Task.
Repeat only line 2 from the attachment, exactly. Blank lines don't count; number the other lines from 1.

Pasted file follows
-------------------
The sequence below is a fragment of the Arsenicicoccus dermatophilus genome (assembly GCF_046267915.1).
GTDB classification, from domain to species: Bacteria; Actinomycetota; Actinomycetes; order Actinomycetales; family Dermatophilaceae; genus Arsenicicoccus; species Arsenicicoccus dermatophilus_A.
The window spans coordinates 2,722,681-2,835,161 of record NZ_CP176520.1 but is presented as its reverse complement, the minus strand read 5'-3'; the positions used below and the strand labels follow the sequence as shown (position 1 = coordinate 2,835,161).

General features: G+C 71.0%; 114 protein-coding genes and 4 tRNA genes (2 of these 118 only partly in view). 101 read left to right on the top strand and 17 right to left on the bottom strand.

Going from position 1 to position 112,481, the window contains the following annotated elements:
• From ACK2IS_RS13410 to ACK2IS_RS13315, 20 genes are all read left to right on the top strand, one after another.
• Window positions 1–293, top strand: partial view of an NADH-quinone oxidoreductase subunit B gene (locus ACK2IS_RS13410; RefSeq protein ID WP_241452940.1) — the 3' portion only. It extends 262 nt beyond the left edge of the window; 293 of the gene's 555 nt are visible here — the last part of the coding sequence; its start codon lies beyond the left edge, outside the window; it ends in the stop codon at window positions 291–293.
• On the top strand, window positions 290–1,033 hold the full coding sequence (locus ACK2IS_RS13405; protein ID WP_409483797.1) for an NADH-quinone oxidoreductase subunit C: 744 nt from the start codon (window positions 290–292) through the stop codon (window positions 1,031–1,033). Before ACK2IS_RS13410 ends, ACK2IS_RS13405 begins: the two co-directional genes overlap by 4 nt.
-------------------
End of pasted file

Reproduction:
GTDB classification, from domain to species: Bacteria; Actinomycetota; Actinomycetes; order Actinomycetales; family Dermatophilaceae; genus Arsenicicoccus; species Arsenicicoccus dermatophilus_A.